The study, published in Science Translational Medicine, builds on previous work in this field. Using a drug made from three mouse antibodies, the researchers said it protected two out of four non-human primates that were given the treatment two days after infection. But when combined with adenovirus-vectored inteferon (a protein prepped with viral material that helps trigger the immune system), three out of four cynomolgus monkeys survived three days after infection.

In rhesus macaques, however, all four survived after being given this combination three days after infection. A previous study with a similar success rate was on guinea pigs.

The authors said the findings showed that antibodies could control how the Ebola virus replicated and, crucially, that combining it could also extend the window of time to treat the disease.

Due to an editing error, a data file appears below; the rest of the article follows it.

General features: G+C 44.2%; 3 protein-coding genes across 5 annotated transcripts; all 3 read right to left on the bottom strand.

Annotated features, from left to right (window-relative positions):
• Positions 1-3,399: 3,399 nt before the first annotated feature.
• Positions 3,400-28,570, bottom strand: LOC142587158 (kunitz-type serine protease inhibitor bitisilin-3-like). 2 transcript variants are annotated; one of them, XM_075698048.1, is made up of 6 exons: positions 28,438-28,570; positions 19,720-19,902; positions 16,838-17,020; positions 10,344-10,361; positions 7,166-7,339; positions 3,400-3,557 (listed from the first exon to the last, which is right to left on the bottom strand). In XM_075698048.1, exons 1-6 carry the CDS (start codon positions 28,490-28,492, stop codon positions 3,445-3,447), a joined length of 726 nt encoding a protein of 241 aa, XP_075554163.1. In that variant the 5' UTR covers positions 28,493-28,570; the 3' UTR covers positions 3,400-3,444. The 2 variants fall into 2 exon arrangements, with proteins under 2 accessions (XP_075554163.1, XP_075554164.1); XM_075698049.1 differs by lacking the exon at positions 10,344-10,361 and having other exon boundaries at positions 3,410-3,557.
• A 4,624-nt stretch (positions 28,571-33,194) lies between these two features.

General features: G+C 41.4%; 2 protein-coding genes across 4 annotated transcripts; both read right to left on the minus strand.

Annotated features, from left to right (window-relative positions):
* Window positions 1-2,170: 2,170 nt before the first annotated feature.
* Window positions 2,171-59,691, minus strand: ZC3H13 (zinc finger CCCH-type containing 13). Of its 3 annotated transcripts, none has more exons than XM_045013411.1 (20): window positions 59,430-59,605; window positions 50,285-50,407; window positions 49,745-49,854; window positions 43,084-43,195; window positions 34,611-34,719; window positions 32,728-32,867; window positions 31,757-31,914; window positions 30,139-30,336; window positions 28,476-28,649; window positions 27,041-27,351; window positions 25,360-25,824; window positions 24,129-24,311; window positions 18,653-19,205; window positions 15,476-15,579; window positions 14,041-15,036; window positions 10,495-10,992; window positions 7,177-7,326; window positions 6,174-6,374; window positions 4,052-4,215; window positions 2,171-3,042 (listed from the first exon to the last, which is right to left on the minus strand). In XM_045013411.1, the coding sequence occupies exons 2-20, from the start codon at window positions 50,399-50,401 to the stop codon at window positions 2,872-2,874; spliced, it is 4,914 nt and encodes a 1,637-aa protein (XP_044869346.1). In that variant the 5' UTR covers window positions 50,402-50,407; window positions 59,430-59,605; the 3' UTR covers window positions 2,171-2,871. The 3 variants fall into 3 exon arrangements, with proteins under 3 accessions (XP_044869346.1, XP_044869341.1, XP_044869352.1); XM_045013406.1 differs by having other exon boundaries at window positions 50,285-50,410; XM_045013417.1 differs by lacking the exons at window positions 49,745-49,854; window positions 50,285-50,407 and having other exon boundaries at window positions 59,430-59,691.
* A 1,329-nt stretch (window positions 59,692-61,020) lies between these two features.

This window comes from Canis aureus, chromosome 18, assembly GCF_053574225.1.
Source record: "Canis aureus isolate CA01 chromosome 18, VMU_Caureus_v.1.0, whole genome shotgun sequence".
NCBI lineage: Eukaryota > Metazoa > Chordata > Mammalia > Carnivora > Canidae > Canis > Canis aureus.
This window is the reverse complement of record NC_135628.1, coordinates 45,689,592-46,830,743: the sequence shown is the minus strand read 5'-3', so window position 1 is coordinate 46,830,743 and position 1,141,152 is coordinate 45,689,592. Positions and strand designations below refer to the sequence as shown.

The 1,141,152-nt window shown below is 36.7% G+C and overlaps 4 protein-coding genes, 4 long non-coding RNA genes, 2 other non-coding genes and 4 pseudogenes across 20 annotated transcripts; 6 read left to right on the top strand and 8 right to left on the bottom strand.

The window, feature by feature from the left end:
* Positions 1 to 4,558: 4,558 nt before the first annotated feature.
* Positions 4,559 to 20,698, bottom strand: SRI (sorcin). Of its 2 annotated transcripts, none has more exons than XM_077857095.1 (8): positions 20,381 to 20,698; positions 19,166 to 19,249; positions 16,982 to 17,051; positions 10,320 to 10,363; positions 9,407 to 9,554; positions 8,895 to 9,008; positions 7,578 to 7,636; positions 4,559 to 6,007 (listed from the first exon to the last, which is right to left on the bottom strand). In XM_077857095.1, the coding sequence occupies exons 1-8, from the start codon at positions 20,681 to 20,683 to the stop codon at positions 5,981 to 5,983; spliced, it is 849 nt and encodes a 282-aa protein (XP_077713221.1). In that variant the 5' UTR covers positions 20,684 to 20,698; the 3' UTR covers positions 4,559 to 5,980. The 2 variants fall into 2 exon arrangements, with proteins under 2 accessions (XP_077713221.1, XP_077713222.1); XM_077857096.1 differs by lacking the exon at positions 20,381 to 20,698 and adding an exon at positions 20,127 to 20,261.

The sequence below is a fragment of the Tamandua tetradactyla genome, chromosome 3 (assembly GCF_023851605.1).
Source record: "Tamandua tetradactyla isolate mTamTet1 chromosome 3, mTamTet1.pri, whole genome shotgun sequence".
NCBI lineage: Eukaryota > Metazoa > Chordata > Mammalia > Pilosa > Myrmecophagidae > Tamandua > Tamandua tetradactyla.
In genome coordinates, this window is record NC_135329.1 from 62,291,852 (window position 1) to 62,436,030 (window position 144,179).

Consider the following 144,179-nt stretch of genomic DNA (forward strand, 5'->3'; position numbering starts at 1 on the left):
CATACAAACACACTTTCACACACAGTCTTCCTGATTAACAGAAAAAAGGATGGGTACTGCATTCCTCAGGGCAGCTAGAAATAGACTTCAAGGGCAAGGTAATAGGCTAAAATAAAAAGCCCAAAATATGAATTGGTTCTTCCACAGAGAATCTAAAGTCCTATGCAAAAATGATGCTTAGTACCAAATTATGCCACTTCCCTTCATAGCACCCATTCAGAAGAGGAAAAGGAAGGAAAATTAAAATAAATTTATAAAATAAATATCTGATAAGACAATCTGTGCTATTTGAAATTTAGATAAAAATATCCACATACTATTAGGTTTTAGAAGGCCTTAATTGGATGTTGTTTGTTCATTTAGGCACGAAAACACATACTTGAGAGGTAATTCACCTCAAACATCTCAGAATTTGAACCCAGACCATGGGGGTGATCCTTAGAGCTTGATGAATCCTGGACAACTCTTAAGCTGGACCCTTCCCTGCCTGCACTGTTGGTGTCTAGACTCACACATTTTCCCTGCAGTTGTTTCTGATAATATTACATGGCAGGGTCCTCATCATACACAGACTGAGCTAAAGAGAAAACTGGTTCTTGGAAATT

Gary Kobinger, one of the study authors, said it was the first time that a combination therapy had been done in non-human primates that showed it could be 100% effective.

“In the past antibodies alone were shown to work 100% only 24 hours after infection, but only 50% after 48 hours,” he said. “Now, with this combination, we’ve reached day three and into day four. For us as a team, it’s a bit of a holy grail to be able to get a 100% when you have clinical symptoms and infection has been detected.”

Ebola belongs to the filoviridae family of viruses, which quickly replicates and overwhelms the host’s immune system. The incubation period from first infection to death from the fever varies from between two and 21 days and in more remote areas where outbreaks occur more time would be crucial.